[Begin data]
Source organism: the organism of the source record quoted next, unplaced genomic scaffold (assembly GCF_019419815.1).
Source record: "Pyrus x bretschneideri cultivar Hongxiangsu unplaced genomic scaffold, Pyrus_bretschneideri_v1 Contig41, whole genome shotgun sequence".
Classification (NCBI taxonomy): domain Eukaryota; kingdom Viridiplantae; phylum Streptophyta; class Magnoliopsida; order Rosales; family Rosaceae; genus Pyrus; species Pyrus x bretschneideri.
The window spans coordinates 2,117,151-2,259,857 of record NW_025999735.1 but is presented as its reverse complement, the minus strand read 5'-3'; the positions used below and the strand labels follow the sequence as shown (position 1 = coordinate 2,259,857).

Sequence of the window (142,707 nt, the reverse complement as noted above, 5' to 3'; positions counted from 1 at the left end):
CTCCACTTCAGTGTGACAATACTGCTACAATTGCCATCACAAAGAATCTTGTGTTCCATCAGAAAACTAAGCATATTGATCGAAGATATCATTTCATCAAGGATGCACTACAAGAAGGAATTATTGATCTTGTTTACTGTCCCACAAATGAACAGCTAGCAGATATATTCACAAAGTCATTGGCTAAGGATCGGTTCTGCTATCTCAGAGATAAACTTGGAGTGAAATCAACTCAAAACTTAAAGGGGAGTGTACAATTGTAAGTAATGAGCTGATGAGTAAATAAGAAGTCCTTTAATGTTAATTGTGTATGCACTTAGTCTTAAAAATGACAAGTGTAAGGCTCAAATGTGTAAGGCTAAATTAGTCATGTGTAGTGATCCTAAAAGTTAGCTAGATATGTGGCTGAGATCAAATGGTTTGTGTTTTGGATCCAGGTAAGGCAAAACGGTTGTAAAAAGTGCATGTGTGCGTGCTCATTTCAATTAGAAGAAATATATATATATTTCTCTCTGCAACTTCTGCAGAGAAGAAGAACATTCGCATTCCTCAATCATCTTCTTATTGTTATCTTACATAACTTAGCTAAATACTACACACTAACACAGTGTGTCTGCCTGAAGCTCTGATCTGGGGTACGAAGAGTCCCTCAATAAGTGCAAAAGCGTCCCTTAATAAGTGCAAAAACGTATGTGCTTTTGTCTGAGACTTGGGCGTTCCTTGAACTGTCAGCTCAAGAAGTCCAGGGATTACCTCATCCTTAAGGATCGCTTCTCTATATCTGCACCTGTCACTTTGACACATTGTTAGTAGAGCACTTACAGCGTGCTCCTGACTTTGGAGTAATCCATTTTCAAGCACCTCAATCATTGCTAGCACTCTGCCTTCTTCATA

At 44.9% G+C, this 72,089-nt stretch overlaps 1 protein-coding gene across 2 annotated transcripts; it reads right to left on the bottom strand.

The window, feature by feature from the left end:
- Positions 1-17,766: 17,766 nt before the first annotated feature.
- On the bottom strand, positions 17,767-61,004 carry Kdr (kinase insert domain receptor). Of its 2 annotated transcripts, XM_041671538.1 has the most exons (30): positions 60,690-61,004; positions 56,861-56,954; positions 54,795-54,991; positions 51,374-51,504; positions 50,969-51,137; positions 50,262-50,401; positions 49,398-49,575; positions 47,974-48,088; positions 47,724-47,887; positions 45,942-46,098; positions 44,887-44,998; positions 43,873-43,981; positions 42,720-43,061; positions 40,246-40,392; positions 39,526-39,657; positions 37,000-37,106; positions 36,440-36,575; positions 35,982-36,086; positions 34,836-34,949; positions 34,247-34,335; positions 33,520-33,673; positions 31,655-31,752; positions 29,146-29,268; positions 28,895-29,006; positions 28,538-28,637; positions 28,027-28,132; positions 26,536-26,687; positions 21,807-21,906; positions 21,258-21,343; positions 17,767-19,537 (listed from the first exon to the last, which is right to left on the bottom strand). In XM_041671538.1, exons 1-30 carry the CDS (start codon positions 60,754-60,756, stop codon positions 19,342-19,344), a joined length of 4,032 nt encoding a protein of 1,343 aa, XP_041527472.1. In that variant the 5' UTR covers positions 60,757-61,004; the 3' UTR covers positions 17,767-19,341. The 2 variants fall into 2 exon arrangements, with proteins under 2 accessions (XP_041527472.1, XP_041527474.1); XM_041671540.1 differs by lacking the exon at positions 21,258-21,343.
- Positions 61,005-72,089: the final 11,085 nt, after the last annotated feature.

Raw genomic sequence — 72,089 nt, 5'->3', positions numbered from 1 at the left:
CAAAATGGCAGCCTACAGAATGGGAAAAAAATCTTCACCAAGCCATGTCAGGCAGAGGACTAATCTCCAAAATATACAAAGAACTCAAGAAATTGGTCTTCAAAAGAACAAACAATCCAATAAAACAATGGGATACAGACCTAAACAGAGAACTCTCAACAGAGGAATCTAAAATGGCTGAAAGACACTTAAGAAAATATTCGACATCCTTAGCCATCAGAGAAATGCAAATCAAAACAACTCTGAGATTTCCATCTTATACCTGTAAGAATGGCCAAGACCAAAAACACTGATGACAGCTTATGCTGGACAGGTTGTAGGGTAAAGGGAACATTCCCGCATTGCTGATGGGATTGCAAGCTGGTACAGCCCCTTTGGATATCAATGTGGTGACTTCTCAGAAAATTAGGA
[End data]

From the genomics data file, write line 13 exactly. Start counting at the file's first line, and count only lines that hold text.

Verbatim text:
CAAAATGGCAGCCTACAGAATGGGAAAAAAATCTTCACCAAGCCATGTCAGGCAGAGGACTAATCTCCAAAATATACAAAGAACTCAAGAAATTGGTCTTCAAAAGAACAAACAATCCAATAAAACAATGGGATACAGACCTAAACAGAGAACTCTCAACAGAGGAATCTAAAATGGCTGAAAGACACTTAAGAAAATATTCGACATCCTTAGCCATCAGAGAAATGCAAATCAAAACAACTCTGAGATTTCCATCTTATACCTGTAAGAATGGCCAAGACCAAAAACACTGATGACAGCTTATGCTGGACAGGTTGTAGGGTAAAGGGAACATTCCCGCATTGCTGATGGGATTGCAAGCTGGTACAGCCCCTTTGGATATCAATGTGGTGACTTCTCAGAAAATTAGGA